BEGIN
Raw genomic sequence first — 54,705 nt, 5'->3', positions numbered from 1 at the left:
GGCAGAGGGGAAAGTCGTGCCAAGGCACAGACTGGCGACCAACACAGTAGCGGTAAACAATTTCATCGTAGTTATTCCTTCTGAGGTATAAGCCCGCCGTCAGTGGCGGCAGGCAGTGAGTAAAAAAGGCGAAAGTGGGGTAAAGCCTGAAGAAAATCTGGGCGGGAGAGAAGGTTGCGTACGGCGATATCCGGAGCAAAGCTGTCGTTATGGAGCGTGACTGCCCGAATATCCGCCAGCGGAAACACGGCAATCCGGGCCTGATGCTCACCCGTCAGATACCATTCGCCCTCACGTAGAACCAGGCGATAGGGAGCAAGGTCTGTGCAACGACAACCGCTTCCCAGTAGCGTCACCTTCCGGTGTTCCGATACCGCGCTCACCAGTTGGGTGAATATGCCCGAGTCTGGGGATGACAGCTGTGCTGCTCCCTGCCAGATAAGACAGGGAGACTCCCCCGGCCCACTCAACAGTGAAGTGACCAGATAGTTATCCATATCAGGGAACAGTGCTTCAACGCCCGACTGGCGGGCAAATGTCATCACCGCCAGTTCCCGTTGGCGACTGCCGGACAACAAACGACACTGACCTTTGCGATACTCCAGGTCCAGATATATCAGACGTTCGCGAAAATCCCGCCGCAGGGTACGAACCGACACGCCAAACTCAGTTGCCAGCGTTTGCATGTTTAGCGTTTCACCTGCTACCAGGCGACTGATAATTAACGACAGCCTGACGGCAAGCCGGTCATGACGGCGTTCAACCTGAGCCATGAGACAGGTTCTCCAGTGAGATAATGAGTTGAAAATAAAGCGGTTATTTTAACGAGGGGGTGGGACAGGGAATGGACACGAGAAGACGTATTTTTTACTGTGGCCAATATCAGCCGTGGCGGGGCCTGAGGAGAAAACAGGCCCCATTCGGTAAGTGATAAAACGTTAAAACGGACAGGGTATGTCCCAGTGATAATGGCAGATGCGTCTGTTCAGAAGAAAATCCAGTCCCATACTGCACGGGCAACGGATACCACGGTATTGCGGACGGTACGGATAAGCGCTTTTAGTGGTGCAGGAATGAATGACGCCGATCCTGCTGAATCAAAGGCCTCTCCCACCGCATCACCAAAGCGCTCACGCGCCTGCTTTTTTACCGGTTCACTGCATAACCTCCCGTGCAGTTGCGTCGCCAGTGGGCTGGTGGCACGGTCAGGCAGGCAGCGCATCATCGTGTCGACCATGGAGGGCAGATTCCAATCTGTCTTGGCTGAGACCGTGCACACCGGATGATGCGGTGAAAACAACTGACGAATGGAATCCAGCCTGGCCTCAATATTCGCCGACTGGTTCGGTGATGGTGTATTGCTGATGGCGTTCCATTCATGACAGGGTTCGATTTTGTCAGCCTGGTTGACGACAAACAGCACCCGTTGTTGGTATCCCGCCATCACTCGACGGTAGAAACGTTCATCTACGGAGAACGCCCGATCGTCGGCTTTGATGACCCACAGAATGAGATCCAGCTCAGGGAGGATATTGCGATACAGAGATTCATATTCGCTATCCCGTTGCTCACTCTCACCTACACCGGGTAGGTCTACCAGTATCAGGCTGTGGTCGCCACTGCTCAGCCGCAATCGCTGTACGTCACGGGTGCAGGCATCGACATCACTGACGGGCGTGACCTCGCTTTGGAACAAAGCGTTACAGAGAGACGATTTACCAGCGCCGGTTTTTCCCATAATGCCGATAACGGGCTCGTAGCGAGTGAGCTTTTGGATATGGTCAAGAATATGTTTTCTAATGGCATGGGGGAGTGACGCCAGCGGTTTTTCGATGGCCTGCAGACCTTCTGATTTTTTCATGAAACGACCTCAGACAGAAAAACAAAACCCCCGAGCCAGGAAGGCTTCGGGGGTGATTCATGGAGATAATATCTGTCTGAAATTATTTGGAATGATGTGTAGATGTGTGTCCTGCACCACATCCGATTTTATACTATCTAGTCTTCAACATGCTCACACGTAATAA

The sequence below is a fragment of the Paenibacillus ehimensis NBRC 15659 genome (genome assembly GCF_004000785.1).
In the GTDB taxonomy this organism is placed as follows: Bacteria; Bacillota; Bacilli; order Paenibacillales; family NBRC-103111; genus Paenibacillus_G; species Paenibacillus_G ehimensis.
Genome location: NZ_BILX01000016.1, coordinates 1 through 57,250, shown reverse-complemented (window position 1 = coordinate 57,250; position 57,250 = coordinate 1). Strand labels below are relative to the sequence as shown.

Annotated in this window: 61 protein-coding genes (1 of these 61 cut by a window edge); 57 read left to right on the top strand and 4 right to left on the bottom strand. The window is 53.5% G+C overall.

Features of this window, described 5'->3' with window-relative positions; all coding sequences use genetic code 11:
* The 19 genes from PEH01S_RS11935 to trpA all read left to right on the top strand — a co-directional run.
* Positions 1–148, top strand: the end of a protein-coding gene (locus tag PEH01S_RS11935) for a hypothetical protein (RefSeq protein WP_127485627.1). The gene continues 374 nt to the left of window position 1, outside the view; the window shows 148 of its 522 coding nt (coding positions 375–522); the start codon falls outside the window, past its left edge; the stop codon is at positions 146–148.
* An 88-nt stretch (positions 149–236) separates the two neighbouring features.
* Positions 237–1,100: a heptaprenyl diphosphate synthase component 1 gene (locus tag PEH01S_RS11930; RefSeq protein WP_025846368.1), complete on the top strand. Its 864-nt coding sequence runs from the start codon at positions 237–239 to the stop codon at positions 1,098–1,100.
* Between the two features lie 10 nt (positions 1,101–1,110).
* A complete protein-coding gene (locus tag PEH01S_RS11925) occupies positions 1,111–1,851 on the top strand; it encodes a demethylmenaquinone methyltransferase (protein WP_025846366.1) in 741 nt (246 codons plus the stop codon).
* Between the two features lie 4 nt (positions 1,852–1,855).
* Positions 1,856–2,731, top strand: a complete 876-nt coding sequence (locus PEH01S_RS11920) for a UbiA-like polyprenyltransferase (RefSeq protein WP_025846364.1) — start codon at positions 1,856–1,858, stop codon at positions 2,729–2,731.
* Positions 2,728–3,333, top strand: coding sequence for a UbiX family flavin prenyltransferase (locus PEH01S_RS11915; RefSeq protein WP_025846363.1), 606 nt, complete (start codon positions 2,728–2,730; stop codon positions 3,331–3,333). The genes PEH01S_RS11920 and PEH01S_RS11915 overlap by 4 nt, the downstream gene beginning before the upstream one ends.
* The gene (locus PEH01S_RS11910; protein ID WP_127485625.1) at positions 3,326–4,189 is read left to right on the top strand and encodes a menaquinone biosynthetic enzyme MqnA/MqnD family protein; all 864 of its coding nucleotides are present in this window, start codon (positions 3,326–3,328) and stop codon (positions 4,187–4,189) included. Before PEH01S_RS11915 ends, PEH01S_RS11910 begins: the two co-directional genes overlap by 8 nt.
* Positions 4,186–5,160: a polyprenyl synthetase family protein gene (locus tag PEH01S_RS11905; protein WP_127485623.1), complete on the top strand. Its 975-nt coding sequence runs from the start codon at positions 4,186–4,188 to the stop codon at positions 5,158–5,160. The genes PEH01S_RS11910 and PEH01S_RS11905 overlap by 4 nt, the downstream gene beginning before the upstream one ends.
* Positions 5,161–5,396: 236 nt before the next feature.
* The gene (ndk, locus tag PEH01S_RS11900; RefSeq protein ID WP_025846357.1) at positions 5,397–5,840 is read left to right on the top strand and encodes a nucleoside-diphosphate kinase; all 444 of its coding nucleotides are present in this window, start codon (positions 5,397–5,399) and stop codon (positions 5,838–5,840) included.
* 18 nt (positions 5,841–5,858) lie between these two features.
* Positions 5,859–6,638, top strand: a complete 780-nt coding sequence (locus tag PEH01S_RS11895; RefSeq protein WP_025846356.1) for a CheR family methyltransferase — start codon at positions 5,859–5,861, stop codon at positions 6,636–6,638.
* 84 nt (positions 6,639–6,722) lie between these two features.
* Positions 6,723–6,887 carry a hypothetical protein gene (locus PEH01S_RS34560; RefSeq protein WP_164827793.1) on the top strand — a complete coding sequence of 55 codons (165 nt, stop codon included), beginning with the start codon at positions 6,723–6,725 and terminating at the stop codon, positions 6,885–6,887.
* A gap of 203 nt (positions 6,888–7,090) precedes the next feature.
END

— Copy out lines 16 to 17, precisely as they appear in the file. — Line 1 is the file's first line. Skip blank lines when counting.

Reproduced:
* Positions 2,728–3,333, top strand: coding sequence for a UbiX family flavin prenyltransferase (locus PEH01S_RS11915; RefSeq protein WP_025846363.1), 606 nt, complete (start codon positions 2,728–2,730; stop codon positions 3,331–3,333). The genes PEH01S_RS11920 and PEH01S_RS11915 overlap by 4 nt, the downstream gene beginning before the upstream one ends.
* The gene (locus PEH01S_RS11910; protein ID WP_127485625.1) at positions 3,326–4,189 is read left to right on the top strand and encodes a menaquinone biosynthetic enzyme MqnA/MqnD family protein; all 864 of its coding nucleotides are present in this window, start codon (positions 3,326–3,328) and stop codon (positions 4,187–4,189) included. Before PEH01S_RS11915 ends, PEH01S_RS11910 begins: the two co-directional genes overlap by 8 nt.